Sunday, January 01, 2017

The Unexpected Happens

When Complex Event Processing (CEP) emerged around ten years ago, one of the early applications was real-time risk management. In the financial sector, there was growing recognition for the need for real-time visibility - continuous calibration of positions – in order to keep pace with the emerging importance of algorithmic trading. This is now relatively well-established in banking and trading sectors; Chemitiganti argues that the insurance industry now faces similar requirements.

In 2008, Chris Martins, then Marketing Director for CEP firm Apama, suggested considering CEP as a prospective "dog whisperer" that can help manage the risk of the technology "dog" biting its master.

But "dog bites master" works in both directions. In the case of Eliot Spitzer, the dog that bit its master was the anti money-laundering software that he had used against others.

And in the case of algorithmic trading, it seems we can no longer be sure who is master - whether black swan events are the inevitable and emergent result of excessive complexity, or whether hostile agents are engaged in a black swan breeding programme.  One of the first CEP insiders to raise this concern was John Bates, first as CTO at Apama and subsequently with Software AG. (He now works for a subsidiary of SAP.)

from Dark Pools by Scott Patterson

And in 2015, Bates wrote that "high-speed trading algorithms are an alluring target for cyber thieves".

So if technology is capable of both generating unexpected events and amplifying hostile attacks, are we being naive to imagine we use the same technology to protect ourselves?

Perhaps, but I believe there are some productive lines of development, as I've discussed previously on this blog and elsewhere.


1. Organizational intelligence - not relying either on human intelligence alone or on artificial intelligence alone, but looking for establishing sociotechnical systems that allow people and algorithms to collaborate effectively.

2. Algorithmic biodiversity - maintaining multiple algorithms, developed by different teams using different datasets, in order to detect additional weak signals and generate "second opinions".





John Bates, Algorithmic Terrorism (Apama, 4 August 2010). To Catch an Algo Thief (Huffington Post, 26 Feb 2015)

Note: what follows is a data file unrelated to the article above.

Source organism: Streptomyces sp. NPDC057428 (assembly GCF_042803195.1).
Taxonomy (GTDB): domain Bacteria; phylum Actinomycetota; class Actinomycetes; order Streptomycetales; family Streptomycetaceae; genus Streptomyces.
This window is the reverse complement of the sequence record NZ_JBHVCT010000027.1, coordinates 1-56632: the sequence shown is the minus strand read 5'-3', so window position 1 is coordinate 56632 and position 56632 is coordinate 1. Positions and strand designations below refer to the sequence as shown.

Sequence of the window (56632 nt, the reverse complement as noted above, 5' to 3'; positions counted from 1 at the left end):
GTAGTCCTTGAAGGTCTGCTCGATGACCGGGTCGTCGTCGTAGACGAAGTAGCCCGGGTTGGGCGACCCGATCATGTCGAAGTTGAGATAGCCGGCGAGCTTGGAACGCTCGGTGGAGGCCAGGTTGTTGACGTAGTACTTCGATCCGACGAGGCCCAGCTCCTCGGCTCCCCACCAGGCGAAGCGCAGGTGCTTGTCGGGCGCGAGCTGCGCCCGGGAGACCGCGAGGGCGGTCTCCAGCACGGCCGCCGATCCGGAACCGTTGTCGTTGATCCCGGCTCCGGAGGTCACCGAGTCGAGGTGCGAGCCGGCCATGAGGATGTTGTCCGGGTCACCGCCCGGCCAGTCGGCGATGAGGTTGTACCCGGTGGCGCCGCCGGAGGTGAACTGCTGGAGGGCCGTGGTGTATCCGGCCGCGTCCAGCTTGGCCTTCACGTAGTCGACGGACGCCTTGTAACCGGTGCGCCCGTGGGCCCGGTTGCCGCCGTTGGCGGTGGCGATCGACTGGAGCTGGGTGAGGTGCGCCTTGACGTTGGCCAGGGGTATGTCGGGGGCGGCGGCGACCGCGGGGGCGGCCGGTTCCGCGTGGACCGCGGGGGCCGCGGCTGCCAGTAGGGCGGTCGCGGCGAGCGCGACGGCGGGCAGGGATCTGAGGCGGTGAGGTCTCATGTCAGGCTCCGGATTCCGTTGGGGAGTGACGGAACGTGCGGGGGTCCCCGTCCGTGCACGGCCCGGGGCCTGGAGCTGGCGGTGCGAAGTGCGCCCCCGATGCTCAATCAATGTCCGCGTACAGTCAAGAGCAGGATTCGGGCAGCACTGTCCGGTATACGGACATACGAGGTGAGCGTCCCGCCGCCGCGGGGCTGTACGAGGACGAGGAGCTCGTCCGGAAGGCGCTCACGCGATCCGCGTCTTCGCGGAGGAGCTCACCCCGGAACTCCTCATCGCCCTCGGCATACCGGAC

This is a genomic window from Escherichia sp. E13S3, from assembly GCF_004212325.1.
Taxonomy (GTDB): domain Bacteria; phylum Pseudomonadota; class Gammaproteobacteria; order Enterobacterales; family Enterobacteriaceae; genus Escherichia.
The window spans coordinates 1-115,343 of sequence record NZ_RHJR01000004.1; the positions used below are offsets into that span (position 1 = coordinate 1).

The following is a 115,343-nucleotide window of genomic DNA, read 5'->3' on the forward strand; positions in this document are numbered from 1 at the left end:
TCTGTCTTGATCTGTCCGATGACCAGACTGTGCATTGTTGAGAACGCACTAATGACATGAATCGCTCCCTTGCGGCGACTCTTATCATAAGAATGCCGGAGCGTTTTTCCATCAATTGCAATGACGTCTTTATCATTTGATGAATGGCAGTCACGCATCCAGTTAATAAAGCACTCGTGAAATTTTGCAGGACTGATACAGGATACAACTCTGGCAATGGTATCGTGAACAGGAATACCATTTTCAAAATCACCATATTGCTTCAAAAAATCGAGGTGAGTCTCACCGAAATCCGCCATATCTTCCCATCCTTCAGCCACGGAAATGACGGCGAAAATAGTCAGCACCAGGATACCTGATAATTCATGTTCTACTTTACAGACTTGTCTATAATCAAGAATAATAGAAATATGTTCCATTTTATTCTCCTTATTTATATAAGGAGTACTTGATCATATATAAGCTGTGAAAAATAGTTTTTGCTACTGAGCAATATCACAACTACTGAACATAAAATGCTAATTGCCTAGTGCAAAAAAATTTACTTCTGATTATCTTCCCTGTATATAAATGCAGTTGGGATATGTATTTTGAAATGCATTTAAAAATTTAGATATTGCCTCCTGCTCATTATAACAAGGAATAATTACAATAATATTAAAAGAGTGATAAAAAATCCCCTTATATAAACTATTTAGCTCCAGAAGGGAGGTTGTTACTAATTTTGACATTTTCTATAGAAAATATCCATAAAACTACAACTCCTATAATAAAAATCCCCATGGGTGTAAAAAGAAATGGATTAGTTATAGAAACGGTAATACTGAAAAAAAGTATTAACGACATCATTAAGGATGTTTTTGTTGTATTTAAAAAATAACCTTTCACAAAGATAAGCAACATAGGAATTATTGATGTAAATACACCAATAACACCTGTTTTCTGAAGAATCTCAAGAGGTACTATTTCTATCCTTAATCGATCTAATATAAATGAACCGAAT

John Borland, The Technology That Toppled Eliot Spitzer (MIT Technology Review, 19 March 2008) via Adam Shostack, Algorithms for the War on the Unexpected (19 March 2008)

Vamsi Chemitiganti, Why the Insurance Industry Needs to Learn from Banking’s Risk Management Nightmares.. (10 September 2016)

Theo Hildyard, Pillar #6 of Market Surveillance 2.0: Known and unknown threats (Trading Mesh, 2 April 2015)

Neil Johnson et al, Financial black swans driven by ultrafast machine ecology (arXiv:1202.1448 [physics.soc-ph], 7 Feb 2012)

Chris Martins, CEP and Real-Time Risk – “The Dog Whisperer” (Apama, 21 March 2008)

Scott Patterson, Dark Pools - The Rise of A. I. Trading Machines and the Looming Threat to Wall Street (Random House, 2013). See review by David Leinweber, Are Algorithmic Monsters Threatening The Global Financial System? (Forbes, 11 July 2012)

Richard Veryard, Building Organizational Intelligence (LeanPub, 2012)

Related Posts

The Shelf-Life of Algorithms (October 2016)

Thursday, December 29, 2016

Uber Mathematics 3

Where are Uber's real competitors? The obvious answer would be the traditional taxi operators in large cities. Taxi services are usually controlled by city authorities or other regulators, to ensure that the prices are fair, and that the drivers and the vehicles are safe. Taxi drivers in various cities have protested against Uber, arguing that it cheats regulation by using unlicensed drivers to undercut prices. However, regulators (such as the UK CMA) have sometimes decided that consumer interests are best promoted by allowing Uber to compete with established providers.